The bilateral relations with Turkey are rather complicated, because the tension is mainly based on explicit ideological disagreement since the ouster of former president Mohamed Morsi and the Brotherhood. The Turkish regime, led by Turkish president Recep Tayyip Erdogan, took a rather aggressive position from Egypt. This led to Turkey’s obvious siding with the Brotherhood and giving space in their media to Brotherhood members and some liberal to attack Egypt and its regime.
Do you think that bilateral relations between the two countries cannot be restored?
Egypt and Turkey’s relationship is odd. While on the political level, the relations are rather tense, the economic cooperation is strong and good. Also, Turkish Airlines is very active in Egypt. Practically, the two countries now are taking the same stance on Syria as they both support Al-Assad, after Turkey retreated from its previous support to the Syrian opposition, so Egypt and Turkey are on the same side. Maybe 2017 will witness a compromise between Egypt and Turkey because the current tension is not the norm. I don’t personally have what may confirm that the relations may thrive, but I believe that it is the rational progress of the events.
How will the bilateral relations between Egypt and the US change under the administration of Donald Trump?
I said during the presidential campaign in the US that it doesn’t matter if Hillary Clinton or Trump won the elections, because the administration of both would lead to better relations with Egypt and alleviate the tension. Obama was against the ruling of the armed forces in Egypt, or their contribution to ruling the country. He personally opposed the Egyptian administration. Both Clinton and Trump didn’t have this personal stance, particularly Trump because he is in line with Al-Sisi regarding several issues, including combating terrorism and Islamic State (IS). It is now more valid to form an effective international coalition to win the war on terrorism. Also, Trump’s administration is relying on Egypt not only regarding the military, but in terms of the ideology to combat terrorism, because Egypt has religious institutions and media figures that may play a role in engaging with people and spread moderate religious ideas to combat terrorism.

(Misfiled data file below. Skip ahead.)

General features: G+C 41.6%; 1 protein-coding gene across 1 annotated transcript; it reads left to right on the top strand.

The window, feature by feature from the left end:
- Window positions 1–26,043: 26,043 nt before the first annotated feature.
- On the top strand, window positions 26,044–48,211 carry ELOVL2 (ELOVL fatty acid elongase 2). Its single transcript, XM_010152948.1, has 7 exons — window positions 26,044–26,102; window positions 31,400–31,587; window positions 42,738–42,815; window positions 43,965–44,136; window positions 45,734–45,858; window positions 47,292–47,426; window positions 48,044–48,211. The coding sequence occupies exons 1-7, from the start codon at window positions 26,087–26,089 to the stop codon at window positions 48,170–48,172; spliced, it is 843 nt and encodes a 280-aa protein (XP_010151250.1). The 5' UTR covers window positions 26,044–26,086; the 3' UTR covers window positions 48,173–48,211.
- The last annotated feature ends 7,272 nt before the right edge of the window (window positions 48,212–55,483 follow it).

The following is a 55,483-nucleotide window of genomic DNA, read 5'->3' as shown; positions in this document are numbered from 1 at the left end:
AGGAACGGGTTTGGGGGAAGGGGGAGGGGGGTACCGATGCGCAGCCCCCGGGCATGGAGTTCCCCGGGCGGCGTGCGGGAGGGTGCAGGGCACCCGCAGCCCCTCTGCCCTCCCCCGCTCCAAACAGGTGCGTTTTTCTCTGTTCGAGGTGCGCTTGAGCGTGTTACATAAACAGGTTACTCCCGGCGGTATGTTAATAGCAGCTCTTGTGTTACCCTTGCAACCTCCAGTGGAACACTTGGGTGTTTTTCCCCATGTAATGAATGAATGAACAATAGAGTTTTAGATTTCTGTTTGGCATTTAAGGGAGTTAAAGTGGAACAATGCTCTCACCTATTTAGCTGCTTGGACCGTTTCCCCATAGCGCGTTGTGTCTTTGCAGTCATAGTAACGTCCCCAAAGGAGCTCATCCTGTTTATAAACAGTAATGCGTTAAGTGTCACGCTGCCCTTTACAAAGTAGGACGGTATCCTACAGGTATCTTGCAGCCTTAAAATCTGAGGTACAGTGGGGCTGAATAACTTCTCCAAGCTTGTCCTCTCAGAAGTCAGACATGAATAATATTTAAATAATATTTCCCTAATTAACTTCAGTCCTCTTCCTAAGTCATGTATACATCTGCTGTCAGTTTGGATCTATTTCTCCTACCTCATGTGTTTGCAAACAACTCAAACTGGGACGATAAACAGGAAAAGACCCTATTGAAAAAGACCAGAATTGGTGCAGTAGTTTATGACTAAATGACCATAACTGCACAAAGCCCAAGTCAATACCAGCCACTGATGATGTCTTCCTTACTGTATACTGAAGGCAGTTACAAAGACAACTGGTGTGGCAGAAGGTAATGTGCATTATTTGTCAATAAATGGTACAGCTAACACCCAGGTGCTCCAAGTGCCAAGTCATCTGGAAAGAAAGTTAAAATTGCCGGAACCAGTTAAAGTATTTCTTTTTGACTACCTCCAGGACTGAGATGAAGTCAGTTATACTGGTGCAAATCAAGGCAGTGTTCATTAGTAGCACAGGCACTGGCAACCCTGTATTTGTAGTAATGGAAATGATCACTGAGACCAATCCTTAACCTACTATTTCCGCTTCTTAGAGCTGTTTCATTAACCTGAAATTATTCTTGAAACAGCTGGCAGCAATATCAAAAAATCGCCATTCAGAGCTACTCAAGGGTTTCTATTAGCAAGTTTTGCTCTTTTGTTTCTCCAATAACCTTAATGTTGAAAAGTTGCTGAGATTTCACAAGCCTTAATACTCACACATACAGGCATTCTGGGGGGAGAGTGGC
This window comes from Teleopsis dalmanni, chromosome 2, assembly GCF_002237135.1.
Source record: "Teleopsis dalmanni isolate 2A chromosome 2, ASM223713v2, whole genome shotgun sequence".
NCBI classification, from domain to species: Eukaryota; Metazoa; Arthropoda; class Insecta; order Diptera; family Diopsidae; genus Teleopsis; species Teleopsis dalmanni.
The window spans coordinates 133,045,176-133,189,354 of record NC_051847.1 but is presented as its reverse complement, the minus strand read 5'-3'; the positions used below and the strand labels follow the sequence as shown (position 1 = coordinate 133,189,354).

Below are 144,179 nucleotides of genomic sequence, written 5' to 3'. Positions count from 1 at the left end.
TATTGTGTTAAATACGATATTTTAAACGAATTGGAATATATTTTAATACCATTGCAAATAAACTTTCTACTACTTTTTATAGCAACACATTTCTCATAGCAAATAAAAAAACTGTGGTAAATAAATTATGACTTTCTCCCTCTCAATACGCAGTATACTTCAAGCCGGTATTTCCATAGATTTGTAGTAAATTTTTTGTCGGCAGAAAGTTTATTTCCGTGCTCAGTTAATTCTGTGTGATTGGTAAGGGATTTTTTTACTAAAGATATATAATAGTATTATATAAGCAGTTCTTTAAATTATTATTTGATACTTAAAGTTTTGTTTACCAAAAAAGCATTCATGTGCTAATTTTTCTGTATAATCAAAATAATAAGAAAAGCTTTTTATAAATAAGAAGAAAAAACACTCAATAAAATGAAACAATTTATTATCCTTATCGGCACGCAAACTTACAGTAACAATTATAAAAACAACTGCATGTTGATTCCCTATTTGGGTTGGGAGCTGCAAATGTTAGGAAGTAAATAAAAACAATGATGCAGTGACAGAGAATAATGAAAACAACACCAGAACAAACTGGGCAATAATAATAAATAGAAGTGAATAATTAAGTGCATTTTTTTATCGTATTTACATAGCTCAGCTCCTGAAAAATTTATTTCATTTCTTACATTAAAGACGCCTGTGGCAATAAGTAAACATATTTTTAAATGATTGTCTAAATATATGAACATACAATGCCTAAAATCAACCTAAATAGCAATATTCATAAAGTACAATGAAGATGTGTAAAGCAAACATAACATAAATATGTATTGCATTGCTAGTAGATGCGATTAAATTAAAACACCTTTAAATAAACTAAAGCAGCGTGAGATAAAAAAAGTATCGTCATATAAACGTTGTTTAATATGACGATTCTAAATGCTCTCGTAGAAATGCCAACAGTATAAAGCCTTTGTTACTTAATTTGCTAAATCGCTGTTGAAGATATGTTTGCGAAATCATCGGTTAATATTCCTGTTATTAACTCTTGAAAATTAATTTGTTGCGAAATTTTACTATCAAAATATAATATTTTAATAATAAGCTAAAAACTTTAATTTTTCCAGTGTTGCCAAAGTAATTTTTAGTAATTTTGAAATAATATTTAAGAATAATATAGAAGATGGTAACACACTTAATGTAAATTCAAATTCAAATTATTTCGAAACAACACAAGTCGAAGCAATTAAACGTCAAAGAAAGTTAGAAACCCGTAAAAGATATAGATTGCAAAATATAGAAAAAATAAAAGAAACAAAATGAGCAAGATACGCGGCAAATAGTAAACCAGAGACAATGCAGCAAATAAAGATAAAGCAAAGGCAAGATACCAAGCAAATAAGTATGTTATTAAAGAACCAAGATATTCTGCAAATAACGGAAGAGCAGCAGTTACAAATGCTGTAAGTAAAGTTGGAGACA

How do you view Trump’s anti-Muslim statements and what may be the downsides of his administration?
Egypt may not accept and agree with the anti-Muslim statements. He also has a negative stance on Gulf countries. Trump has a negative attitude towards international trade, and he wants barriers between countries and opposes large global trade deals. This will badly affect Egypt because it benefits from international trade to get major resources. We also benefit from international trade especially after widening the Suez Canal. Furthermore, he has a negative attitude towards the United Nations (UN) and the policies of US aid. He is a businessman and doesn’t want to keep giving aid to other countries.
From a more inclusive perspective on Egypt’s foreign policies, do we consider 2016 a year of success of Egyptian diplomacy or diplomatic failure?
I believe that Egypt’s policy in 2016 was tactical. For example, when it refused to proceed with a voting session at the UN security council on a draft resolution that condemns the illegality of Israeli settlements within Palestinian territories, Egypt’s vision won. Egypt drafted the resolution, and Trump demanded Egypt not to file the resolution so Egypt decided to win a point because it knew that the US will abstain from voting. Then, it voted in favour of the resolution that was filed by other countries after it scored two positive points with the US and Israel. Egypt was positive that New Zealand and the other sponsors will file the resolution, so it decided to play it smart.
However, it wasn’t really in favour of Egypt when it voted on two different draft resolutions of the UN security council. When Egypt voted on resolutions regarding peace in Syria, the first one was filed by France and the second one was filed by Russia. This vote ignited tension between Egypt and Saudi Arabia. The circumstances and context of the vote didn’t help Egypt score positive points. Egypt knew that the French resolution will not pass because Russia will veto it. Also, Russia’s resolution didn’t have a chance in the council because most of the member states will not vote in favour of its resolution.
Trying to please all factions is not always smart, but I do understand the motives behind what Egypt is doing in the international arena. It is going through hard economic conditions and had to go through two revolutions, so it seems rational that it seeks benefits and tries to win over all countries.